After first signaling to Senate aides that the Senate-passed health care reform bill must be signed into law before Congress acts on companion reconciliation legislation, the Senate Parliamentarian has acknowledged that there are perhaps ways to draft a reconciliation measure that could move first.
However, it appears that if Democrats choose to pursue reconciliation before the Senate bill is enacted, they likely would have to narrow the scope of the reconciliation bill.
The Parliamentarian has indicated that attempting to move a comprehensive reconciliation package absent the $875 billion Senate-passed bill becoming law could create challenging procedural hurdles for Senate Democrats to overcome. Reconciliation bills operate under a narrow set of guidelines, and Senate Republicans are vowing to raise procedural objections over any portions of the legislation that they believe break the rules.
The Senate Parliamentarian's office this week informed the Senate GOP leadership that reconciliation instructions require any reconciliation bill to make changes in law. The Parliamentarian's office is standing by this advice, according to Senate aides.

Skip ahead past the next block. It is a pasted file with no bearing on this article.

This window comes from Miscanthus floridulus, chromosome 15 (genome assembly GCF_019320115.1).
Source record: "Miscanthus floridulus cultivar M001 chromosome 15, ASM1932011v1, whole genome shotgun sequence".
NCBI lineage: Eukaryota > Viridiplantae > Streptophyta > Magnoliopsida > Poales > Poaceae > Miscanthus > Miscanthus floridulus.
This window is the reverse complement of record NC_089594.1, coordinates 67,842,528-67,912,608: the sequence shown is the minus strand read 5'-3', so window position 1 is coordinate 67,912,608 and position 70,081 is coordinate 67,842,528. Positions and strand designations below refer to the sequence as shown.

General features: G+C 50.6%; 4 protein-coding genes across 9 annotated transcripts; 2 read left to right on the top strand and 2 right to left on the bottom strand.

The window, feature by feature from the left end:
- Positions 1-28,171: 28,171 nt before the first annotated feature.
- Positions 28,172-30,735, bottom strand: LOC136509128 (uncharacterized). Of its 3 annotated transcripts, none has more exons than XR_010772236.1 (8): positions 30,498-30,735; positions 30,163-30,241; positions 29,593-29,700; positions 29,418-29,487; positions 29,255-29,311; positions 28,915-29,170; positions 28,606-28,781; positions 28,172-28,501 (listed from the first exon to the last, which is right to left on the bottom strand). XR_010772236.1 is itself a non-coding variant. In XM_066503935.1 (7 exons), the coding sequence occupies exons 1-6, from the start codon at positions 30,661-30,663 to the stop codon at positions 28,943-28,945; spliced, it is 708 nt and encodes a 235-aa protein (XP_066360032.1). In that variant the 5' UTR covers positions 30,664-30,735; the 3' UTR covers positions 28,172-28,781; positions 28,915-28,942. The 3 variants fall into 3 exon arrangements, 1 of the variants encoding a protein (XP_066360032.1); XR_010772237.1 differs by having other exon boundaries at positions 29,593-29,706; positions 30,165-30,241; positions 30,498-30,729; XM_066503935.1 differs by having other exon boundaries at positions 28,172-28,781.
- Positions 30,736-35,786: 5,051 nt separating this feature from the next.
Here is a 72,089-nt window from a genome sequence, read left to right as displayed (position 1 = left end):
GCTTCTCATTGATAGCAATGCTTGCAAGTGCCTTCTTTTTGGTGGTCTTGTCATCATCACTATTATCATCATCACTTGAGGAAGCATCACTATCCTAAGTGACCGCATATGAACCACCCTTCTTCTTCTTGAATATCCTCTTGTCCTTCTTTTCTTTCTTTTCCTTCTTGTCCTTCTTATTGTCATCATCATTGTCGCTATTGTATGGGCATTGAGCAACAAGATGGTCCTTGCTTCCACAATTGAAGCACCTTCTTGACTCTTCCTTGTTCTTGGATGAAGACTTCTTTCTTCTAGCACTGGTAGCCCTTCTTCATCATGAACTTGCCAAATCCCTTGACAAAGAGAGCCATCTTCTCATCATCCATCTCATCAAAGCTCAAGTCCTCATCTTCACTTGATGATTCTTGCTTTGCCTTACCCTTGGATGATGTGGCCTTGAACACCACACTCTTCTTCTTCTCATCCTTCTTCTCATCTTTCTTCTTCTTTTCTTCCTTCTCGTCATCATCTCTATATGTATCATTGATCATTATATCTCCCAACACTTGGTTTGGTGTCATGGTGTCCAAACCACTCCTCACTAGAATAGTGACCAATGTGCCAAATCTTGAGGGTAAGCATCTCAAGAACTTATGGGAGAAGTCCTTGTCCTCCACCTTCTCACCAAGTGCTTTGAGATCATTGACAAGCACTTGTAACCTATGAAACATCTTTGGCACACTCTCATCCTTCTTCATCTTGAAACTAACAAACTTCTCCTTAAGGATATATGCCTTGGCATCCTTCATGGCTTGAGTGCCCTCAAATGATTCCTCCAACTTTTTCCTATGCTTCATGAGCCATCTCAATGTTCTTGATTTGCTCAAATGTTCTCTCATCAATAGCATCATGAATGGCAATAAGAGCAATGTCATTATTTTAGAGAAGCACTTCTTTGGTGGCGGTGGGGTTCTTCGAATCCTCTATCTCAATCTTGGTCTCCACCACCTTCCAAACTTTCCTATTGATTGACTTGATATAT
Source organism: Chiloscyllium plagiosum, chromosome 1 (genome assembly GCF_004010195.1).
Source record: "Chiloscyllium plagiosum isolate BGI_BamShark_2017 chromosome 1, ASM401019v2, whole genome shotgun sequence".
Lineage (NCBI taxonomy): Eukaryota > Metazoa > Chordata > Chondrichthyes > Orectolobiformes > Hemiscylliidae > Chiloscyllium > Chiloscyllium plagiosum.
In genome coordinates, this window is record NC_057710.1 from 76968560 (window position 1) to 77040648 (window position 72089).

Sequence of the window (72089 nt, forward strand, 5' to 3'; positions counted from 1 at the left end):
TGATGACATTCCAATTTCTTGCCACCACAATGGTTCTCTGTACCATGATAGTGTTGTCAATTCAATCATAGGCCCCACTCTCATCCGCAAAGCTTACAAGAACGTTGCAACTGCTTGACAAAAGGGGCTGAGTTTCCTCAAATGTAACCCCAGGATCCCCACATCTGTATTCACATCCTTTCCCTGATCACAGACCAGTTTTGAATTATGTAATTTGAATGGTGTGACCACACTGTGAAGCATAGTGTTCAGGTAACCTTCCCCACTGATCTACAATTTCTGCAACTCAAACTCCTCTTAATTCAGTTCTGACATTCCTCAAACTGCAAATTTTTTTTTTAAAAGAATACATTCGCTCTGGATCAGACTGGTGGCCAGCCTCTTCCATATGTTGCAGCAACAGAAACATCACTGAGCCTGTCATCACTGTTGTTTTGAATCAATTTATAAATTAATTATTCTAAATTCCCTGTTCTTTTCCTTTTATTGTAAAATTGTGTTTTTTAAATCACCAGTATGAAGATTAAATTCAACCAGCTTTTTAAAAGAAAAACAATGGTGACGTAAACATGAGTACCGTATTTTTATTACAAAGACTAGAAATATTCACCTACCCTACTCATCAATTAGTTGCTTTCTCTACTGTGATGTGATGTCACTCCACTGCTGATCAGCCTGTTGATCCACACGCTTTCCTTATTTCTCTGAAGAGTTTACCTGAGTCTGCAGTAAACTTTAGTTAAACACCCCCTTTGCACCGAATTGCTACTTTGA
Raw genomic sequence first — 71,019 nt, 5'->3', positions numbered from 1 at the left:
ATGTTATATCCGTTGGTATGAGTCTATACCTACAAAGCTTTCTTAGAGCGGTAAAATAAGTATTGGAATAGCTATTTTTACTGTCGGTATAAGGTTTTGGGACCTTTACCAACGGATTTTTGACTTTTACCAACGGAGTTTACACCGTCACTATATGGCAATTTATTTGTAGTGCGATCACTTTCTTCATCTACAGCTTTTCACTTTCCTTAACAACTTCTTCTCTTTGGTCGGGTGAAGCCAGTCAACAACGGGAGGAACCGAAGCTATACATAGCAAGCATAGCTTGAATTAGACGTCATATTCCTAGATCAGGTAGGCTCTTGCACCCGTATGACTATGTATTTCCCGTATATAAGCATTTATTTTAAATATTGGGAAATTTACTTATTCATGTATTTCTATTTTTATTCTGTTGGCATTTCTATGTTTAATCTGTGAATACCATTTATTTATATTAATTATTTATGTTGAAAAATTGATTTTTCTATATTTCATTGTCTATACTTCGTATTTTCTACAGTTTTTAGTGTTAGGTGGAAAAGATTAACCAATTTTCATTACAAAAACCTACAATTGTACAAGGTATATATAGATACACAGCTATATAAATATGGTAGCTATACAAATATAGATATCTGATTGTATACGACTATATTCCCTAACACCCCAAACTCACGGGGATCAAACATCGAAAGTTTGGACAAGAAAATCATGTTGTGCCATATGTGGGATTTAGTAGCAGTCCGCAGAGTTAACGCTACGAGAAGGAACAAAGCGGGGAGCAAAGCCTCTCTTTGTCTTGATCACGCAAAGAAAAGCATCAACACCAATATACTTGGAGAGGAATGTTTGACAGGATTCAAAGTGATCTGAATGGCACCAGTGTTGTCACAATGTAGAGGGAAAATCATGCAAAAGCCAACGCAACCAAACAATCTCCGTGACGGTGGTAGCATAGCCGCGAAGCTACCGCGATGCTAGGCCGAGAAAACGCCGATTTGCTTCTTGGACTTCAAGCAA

House Democrats would rather hold off on sending the Senate-passed health care reform bill to the president's desk until after the Senate acts on the reconciliation package of adjustments and fixes to that bill. But the Parliamentarian's ruling from earlier this week suggests that Democrats would have an easier time passing the Senate bill first.
Additionally, changing the Senate-passed health care reform bill would be a simpler process than trying to rewrite the provisions of that legislation using a complicated alternative strategy that would involve amending already existing laws so as to supersede what is proposed in the underlying Senate bill.
However, it appears the Democrats might not face such procedural obstacles if they chose to slim down the reconciliation package and only make changes to current law. For example, if they chose to include only adjustments to things such as Medicare or Medicaid, they would probably be on solid ground, even if reconciliation cleared prior to Obama signing the underlying Senate bill.